Artwork by Daniel Fowler,  Canadian Partridges

Daniel Fowler
Canadian Partridges

signed and dated 1874 lower left
12.75 x 18.5 ins ( 32.4 x 47 cms ) ( sheet )

Auction Estimate: $2,000.00$1,500.00 - $2,000.00

Price Realized $10,200.00
Sale date: December 1st 2022

Phillips, auction, New York, 3 October 1984, lot 240
Private Collection
“Second Annual Exhibition of Works by Members and Others”, Ontario Society of Artists, Toronto, June 1874, no. 144
“Collector’s Canada: Selections from a Toronto Private Collection”, Art Gallery of Ontario, Toronto, 14 May 1988‒7 May 1989, no. 18
Dennis Reid, “Collector’s Canada: Selections from a Toronto Private Collection”, Art Gallery of Ontario, Toronto, 1988, no. 18, reproduced page 27

Share this item with your friends

Daniel Fowler
(1810 - 1894)

Born in Down, Kent, England, he showed an early liking for art, although he did not receive encouragement from his parents, who had hopes of him becoming a lawyer. As a boy, he attended a commercial school in Camberwell, London, and later the Unitarian school at Walthamstow, where he received a good classical training and showed an aptitude in mathematics. He spent many hours in the school library and much time at drawing, which was his favourite occupation. At the age of 16, he was articled in the Doctors’ Commons, an association of Doctors of Laws, founded in 1511. Fowler found this field uninteresting and after his father died, he turned to art. A local artist encouraged him and he entered the studio of James Duffield Harding, who was a much-esteemed landscape painter. (Much later, however, Fowler realized that Harding’s training had deprived him of development with colour). At the age of 24, Fowler took a walking tour through Europe and spent much time in Switzerland, Italy, and cities of the Rhine and Moselle districts. In Rome, he almost died of smallpox and returned to England. In London once more, he married and settled as a professional water colourist. His health broke down. His physician advised him to change his surroundings and Fowler left with his wife and children for Upper Canada, where he settled at Amherst Island after a brief tour of the western part of the province.

During his 14 years in Canada, Fowler didn’t paint, but spent all his time farming his land and maintaining his home, which he named “The Cedars”. In the fourteenth year of his new settlement, his home burned to the ground and he lost all his belongings, including precious family heirlooms. He rebuilt his house and went to England in 1857. There, his interest in art was revived and on his return to Canada, he took up painting again. His first works were small and experimental and were mainly drawings which he managed to do during his free moments between farm chores. He returned to England in 1859 with these drawings but they were unnoticed probably because of their lack of colour. On his return to Canada, he continued to farm and to develop his sketches, specializing in still lifes. His water colours became colourful, unlike his earlier dull browns and greys, which shared an affinity with Harding’s, although Harding’s work, to quote Newton MacTavish, “… had fine qualities of structure and a technical skill in the depiction and suggestion of tree growth and character….” According to an intimate friend, Fowler never allowed anyone to watch him while he worked; however, this is not uncommon among artists. In 1863, he began to exhibit his first paintings and took first prize at the Provincial Exhibition at Kingston.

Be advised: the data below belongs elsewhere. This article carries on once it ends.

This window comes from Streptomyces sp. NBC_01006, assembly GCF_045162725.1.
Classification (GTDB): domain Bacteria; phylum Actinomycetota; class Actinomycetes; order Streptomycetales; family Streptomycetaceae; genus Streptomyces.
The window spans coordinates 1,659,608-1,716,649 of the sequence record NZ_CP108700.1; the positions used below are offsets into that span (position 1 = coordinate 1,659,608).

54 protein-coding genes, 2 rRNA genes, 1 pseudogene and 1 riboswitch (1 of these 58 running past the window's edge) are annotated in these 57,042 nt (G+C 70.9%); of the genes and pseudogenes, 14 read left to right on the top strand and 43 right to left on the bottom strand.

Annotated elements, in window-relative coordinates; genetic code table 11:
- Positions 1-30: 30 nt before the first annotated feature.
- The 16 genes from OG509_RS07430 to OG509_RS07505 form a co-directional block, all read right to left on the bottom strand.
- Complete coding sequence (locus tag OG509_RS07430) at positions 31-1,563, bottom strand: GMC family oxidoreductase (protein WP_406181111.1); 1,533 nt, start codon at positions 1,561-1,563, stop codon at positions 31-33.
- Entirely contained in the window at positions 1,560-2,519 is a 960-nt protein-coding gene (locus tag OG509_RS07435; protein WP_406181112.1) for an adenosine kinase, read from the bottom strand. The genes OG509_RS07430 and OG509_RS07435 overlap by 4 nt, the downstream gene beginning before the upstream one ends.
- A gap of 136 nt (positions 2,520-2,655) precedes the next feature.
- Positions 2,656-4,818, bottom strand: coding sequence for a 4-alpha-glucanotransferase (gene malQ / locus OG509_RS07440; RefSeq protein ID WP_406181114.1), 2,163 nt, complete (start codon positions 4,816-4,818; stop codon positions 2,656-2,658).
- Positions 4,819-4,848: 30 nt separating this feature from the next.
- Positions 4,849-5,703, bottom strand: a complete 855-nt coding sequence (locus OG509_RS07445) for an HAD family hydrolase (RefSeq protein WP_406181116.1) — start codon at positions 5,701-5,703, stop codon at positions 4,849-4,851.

He then sent his works to Toronto. It was about this time that a Toronto painter and musician, a Mr. Gilbert, took an interest in Fowler’s work and became his art dealer. As Fowler’s reputation grew, he also achieved recognition at exhibitions, including his most important single honour received in 1876 at the Centennial Exhibition in Philadelphia, when the only prize awarded to Canada for water colour work was given to him for his “Hollyshocks”. This was a painting which Fowler had completed in 1869, which the National Gallery of Canada acquired for their collection as well as examples of his landscapes, dead game, and one entitled “Fisher Boys of Hastings”.

Fowler found most of his subject matter around his own farm. In 1872, he was elected a founding member of the Ontario Society of Artists. As his growing sons took more of the responsibility around the farm, he was left with more time for painting. In 1880, he became a founding member of the Royal Canadian Academy and continued his activity as a painter until he died. He began writing his autobiography in 1894, when he was 84 years old, a typed copy of which became the possession of his granddaughters Miss Edna L. Fowler and Mrs. Florence A. Howard at Napanee, Ontario. The original handwritten manuscript is owned by another descendant who was last reported to be living in “The Cedars” on Amherst Island. Canadian art historian Thomas R. Lee visited Fowler’s old home and obtained extracts from the artist’s autobiography, which he published in pamphlet form under the auspices of the Ontario Historical Society.

Daniel Fowler died at the age of 84 in 1894 and was buried in the cemetery on Amherst Island.

Literature Source:
"A Dictionary of Canadian Artists, Volume 1: A-F, 5th Edition, Revised and Expanded", compiled by Colin S. MacDonald, Canadian Paperbacks Publishing Ltd, Ottawa, 1997